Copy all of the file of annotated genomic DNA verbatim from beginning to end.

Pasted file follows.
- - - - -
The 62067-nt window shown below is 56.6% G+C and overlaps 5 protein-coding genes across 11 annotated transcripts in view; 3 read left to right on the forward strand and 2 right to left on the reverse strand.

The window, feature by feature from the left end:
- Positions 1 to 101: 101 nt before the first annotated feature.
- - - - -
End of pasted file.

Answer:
The 62067-nt window shown below is 56.6% G+C and overlaps 5 protein-coding genes across 11 annotated transcripts in view; 3 read left to right on the forward strand and 2 right to left on the reverse strand.

The window, feature by feature from the left end:
- Positions 1 to 101: 101 nt before the first annotated feature.